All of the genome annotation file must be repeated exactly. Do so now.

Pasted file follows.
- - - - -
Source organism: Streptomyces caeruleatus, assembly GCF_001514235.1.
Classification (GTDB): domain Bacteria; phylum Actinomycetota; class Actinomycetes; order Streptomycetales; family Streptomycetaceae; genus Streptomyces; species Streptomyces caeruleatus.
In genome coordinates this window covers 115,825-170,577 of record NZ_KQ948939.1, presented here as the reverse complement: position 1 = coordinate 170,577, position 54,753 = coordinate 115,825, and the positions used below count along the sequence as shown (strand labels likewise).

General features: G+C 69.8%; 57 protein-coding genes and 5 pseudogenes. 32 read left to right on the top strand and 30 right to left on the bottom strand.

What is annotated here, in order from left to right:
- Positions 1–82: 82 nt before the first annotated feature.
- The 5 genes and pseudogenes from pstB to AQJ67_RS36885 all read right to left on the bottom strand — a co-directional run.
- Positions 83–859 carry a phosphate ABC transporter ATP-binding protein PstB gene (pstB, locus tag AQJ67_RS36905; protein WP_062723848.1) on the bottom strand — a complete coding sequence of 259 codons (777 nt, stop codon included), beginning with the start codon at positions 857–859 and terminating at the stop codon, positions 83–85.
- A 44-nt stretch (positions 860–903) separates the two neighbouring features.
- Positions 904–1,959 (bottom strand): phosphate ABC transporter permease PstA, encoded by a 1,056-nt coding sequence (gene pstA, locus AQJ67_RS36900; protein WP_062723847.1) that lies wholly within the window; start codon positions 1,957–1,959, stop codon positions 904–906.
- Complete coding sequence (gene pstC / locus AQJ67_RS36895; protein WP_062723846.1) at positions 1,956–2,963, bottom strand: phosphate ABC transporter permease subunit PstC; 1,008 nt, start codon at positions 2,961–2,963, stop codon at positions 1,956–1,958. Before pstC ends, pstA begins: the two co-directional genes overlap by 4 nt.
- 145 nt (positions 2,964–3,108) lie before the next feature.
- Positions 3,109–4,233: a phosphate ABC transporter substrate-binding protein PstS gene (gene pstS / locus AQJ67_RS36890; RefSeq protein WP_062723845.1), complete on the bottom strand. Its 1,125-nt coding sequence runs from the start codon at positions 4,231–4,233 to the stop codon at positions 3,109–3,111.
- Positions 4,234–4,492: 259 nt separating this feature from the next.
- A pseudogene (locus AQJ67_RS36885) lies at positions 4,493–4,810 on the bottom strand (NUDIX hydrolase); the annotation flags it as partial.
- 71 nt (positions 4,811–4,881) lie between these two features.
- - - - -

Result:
Source organism: Streptomyces caeruleatus, assembly GCF_001514235.1.
Classification (GTDB): domain Bacteria; phylum Actinomycetota; class Actinomycetes; order Streptomycetales; family Streptomycetaceae; genus Streptomyces; species Streptomyces caeruleatus.
In genome coordinates this window covers 115,825-170,577 of record NZ_KQ948939.1, presented here as the reverse complement: position 1 = coordinate 170,577, position 54,753 = coordinate 115,825, and the positions used below count along the sequence as shown (strand labels likewise).

General features: G+C 69.8%; 57 protein-coding genes and 5 pseudogenes. 32 read left to right on the top strand and 30 right to left on the bottom strand.

What is annotated here, in order from left to right:
- Positions 1–82: 82 nt before the first annotated feature.
- The 5 genes and pseudogenes from pstB to AQJ67_RS36885 all read right to left on the bottom strand — a co-directional run.
- Positions 83–859 carry a phosphate ABC transporter ATP-binding protein PstB gene (pstB, locus tag AQJ67_RS36905; protein WP_062723848.1) on the bottom strand — a complete coding sequence of 259 codons (777 nt, stop codon included), beginning with the start codon at positions 857–859 and terminating at the stop codon, positions 83–85.
- A 44-nt stretch (positions 860–903) separates the two neighbouring features.
- Positions 904–1,959 (bottom strand): phosphate ABC transporter permease PstA, encoded by a 1,056-nt coding sequence (gene pstA, locus AQJ67_RS36900; protein WP_062723847.1) that lies wholly within the window; start codon positions 1,957–1,959, stop codon positions 904–906.
- Complete coding sequence (gene pstC / locus AQJ67_RS36895; protein WP_062723846.1) at positions 1,956–2,963, bottom strand: phosphate ABC transporter permease subunit PstC; 1,008 nt, start codon at positions 2,961–2,963, stop codon at positions 1,956–1,958. Before pstC ends, pstA begins: the two co-directional genes overlap by 4 nt.
- 145 nt (positions 2,964–3,108) lie before the next feature.
- Positions 3,109–4,233: a phosphate ABC transporter substrate-binding protein PstS gene (gene pstS / locus AQJ67_RS36890; RefSeq protein WP_062723845.1), complete on the bottom strand. Its 1,125-nt coding sequence runs from the start codon at positions 4,231–4,233 to the stop codon at positions 3,109–3,111.
- Positions 4,234–4,492: 259 nt separating this feature from the next.
- A pseudogene (locus AQJ67_RS36885) lies at positions 4,493–4,810 on the bottom strand (NUDIX hydrolase); the annotation flags it as partial.
- 71 nt (positions 4,811–4,881) lie between these two features.